Québec below national average in corporate taxes

Québec is below the Canadian average in general corporate income taxes with a combined federal-provincial rate of 29.9 percent for the year ending December 31, 2010.

The average across the country is 30.7 percent. Québec also provides special tax "holidays" for business that undertake major investments and locate manufacturing or processing in remote regions.

To support its universities and entrepreneurship, the province also provides incentives to those commercializing intellectual property developed in Québec universities or public research centres.

The province offers a 25 percent production services tax credit on all qualifying production costs. Incentives are also available for film dubbing, up to 35 percent on eligible labour, as well as a 20 percent computer animation and special effects tax credit on all qualifying labour costs.

These are among the facts and figures in PricewaterhouseCoopers' annual publication, Tax Facts and Figures, which is a reference tool to help readers understand the personal and corporate tax rates and changes across Canada.

Here are some of the highlights among the other provinces:

British Columbia
Those making $70,000 in ordinary income (e.g. salary or interest) in 2010, from a personal income tax perspective, are best off living in British Columbia where the combined federal and provincial tax is below $15,000. Ontario has the second-best rate at $15,492 while Alberta has the third lowest rate at $16,292. British Columbia provides both a 21 percent film incentive tax credit on all qualifying production costs and a 33 percent production services tax credit on qualified B.C. labour. As well, the province is introducing a 17.5 percent interactive digital media tax credit.

This year's updated version shows that Alberta is the place to be for those planning to leave an inheritance to their children. Its probate fees are extremely low - $400, regardless of the value of the estate. For estates valued at $500,000, Prince Edward Island and New Brunswick have probate fees that are quite reasonable compared to other provinces at $2,000 and $2,500 respectively; the average in Canada is over $3,500.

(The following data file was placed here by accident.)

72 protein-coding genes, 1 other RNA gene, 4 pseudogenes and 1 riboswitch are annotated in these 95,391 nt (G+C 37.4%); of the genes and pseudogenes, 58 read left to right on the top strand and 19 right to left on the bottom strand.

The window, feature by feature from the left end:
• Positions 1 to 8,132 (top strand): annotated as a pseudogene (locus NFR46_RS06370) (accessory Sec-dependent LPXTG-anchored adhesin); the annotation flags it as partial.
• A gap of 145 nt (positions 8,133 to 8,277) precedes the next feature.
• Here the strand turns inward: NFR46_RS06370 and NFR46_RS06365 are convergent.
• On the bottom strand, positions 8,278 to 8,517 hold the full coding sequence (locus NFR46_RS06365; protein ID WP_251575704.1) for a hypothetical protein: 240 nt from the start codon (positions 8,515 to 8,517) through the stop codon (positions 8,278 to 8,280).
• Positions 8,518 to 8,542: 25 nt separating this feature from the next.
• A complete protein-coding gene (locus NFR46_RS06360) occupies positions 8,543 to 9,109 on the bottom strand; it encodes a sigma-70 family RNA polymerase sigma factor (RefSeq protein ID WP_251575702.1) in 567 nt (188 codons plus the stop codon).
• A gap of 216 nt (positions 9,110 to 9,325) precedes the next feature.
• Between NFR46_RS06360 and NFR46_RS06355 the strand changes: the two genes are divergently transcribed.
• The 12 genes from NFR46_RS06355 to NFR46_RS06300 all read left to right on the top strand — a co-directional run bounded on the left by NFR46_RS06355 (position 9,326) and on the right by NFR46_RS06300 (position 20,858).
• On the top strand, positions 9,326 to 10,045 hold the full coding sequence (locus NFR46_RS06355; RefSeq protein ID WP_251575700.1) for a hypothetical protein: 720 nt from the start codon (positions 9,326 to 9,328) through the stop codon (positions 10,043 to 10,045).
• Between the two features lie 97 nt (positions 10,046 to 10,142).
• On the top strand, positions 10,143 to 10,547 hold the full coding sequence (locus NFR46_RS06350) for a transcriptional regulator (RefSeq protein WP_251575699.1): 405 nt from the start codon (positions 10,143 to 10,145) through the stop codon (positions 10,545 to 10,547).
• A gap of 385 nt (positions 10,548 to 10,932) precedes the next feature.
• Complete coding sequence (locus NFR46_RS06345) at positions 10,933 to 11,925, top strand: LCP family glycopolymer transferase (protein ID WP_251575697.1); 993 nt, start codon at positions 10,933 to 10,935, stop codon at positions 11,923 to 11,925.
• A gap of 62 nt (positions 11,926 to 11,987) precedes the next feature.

Taxpayers making $150,000 in ordinary income (e.g. salary or interest) in 2010, are best off living in Alberta where the combined federal and provincial tax this $45,304. The province's general corporate tax rate is the lowest among the provinces with a combined provincial-federal tax rate of 28 percent. Alberta also offers a grant of 20 to 29 percent for all eligible film production costs in the province.

Ontario offers generous tax incentives for research and development and entertainment and media tax credits. Ontario corporations will also benefit from scheduled corporate tax reductions; the combined federal/Ontario general corporate tax rate will fall by almost 6 percentage points, dropping to 25 percent by July 1, 2013.

Ontario also provides incentives for businesses that commercialize intellectual property developed by Canadian universities, colleges or research institutions. The province offers a 25 percent production services tax credit on all qualifying production costs as well as a 40 percent Ontario interactive digital media tax credit and a 35 percent Film and Television Tax credit (higher for first-time producers if principal photography is outside the Greater Toronto Area).

New Brunswick
New Brunswick land transfer tax rates are tops for eastern Canadian provinces where the tax is $1,065 for a $400,000 home. It's almost as inexpensive in Newfoundland where the cost is $1,698. The average land transfer cost for a $400,000 home in Canada is approximately $3,500.

The province offers a 40 percent film tax credit on qualifying salary and wages and also a regional bonus tax credit of 10 percent for qualifying labour costs. The combined federal-provincial corporate income tax rate in New Brunswick is among the lowest in Canada at 29.5 percent for 2010. This combined rate will be decreasing to 23 percent by 2013. Similar to the other Atlantic Provinces, New Brunswick also offers a fully refundable 15% research and development tax credit to corporations that incur qualified SR&ED expenditures in the Province.

Tax Facts and Figures includes Canadian tax changes and withholding tax rates affecting taxpayers engaged in international transactions. It also provides U.S. corporate and personal income tax rates, as well as U.S. estate tax rates.